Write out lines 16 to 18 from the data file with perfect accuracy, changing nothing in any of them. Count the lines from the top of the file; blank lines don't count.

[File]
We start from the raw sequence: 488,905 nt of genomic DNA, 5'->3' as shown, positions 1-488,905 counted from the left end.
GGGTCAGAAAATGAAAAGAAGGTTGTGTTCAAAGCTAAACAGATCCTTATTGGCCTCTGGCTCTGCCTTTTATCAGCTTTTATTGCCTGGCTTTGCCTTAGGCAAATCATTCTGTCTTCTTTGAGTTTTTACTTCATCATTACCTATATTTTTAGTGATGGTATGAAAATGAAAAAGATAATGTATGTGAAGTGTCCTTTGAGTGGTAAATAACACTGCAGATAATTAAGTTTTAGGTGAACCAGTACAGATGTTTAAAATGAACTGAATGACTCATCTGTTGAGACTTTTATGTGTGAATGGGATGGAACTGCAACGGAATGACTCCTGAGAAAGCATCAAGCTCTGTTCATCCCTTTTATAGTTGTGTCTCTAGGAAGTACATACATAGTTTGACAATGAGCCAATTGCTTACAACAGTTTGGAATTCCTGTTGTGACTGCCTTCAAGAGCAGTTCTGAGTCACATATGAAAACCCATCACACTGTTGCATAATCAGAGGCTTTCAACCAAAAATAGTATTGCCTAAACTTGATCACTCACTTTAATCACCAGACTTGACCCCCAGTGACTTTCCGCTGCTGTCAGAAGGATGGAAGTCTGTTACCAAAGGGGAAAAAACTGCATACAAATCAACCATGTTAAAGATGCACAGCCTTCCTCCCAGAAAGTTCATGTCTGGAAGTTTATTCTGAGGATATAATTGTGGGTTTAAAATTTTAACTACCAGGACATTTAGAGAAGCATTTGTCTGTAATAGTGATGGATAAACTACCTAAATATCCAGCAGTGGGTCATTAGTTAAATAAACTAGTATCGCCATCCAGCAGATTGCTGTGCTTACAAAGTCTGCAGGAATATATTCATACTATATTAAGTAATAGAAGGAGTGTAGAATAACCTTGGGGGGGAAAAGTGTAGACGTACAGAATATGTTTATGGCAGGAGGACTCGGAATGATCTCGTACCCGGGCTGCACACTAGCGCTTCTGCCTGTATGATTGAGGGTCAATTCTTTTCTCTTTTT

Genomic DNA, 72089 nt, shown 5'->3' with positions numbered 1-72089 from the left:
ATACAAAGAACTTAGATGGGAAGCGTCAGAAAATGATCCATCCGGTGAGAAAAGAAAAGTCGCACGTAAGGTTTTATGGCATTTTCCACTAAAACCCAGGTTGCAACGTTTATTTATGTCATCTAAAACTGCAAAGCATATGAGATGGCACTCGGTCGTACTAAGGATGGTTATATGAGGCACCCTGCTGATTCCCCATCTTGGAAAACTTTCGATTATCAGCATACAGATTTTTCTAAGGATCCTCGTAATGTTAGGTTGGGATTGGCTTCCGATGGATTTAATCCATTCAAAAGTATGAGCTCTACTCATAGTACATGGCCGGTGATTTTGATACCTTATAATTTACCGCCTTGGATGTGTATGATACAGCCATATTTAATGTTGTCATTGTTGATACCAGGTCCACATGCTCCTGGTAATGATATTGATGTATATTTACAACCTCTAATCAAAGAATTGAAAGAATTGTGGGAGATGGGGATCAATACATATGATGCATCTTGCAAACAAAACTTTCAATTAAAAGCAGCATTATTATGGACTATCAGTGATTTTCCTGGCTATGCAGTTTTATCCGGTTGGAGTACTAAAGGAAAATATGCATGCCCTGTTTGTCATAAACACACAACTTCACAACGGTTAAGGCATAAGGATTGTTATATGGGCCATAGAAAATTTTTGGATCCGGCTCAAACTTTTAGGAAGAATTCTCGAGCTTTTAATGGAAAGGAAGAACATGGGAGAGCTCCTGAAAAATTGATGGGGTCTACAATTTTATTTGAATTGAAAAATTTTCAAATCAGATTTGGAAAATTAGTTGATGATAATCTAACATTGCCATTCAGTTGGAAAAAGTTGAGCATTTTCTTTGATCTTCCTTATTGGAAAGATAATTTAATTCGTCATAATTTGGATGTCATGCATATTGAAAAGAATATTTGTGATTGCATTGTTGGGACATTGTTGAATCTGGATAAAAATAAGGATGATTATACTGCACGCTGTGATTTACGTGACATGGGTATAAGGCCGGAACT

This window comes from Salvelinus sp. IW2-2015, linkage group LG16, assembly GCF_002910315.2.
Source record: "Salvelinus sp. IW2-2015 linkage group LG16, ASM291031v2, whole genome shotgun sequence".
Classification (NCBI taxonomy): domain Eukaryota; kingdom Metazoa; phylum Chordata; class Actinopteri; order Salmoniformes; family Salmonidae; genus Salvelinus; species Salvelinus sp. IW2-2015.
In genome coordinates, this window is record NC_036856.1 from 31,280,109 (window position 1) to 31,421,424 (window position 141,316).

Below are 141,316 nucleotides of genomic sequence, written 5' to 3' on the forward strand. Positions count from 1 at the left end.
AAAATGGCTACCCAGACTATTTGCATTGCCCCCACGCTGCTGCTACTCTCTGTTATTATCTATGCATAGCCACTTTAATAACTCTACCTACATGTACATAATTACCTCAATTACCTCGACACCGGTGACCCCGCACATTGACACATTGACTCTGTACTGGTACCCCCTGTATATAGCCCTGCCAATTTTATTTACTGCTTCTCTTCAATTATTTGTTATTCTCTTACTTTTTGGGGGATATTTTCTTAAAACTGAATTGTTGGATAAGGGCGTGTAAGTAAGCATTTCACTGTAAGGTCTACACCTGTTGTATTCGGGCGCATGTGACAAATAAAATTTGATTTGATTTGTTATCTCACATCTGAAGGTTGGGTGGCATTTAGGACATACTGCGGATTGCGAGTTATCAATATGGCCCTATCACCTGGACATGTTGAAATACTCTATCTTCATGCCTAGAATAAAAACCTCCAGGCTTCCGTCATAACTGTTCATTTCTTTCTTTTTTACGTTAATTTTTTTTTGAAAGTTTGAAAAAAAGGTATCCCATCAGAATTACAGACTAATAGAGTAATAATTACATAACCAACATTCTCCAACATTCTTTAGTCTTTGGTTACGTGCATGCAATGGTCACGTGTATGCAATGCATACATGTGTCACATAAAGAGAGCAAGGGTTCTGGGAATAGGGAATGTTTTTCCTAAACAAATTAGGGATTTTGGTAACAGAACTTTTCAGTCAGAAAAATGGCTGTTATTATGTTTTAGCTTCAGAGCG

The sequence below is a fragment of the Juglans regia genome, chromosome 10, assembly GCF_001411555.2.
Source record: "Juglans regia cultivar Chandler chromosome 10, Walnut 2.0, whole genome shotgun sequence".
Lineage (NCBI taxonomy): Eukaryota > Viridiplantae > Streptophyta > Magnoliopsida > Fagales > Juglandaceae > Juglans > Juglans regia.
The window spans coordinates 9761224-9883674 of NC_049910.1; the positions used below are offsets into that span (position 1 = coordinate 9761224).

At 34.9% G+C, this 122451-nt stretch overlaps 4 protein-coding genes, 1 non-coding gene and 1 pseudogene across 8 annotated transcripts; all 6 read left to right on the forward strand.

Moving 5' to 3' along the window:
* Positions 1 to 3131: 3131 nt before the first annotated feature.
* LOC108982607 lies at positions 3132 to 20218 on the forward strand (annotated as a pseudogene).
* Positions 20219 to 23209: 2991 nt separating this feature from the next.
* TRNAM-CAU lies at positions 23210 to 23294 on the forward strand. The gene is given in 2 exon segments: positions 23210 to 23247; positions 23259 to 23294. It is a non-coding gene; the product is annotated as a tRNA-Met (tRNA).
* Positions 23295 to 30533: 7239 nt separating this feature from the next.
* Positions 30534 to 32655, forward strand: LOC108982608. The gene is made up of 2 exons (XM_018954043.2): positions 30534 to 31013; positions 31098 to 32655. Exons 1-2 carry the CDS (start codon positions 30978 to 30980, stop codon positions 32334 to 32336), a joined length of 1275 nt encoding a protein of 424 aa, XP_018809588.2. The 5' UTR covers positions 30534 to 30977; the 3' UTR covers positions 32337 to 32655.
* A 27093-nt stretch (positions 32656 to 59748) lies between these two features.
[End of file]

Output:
Moving 5' to 3' along the window:
* Positions 1 to 3131: 3131 nt before the first annotated feature.
* LOC108982607 lies at positions 3132 to 20218 on the forward strand (annotated as a pseudogene).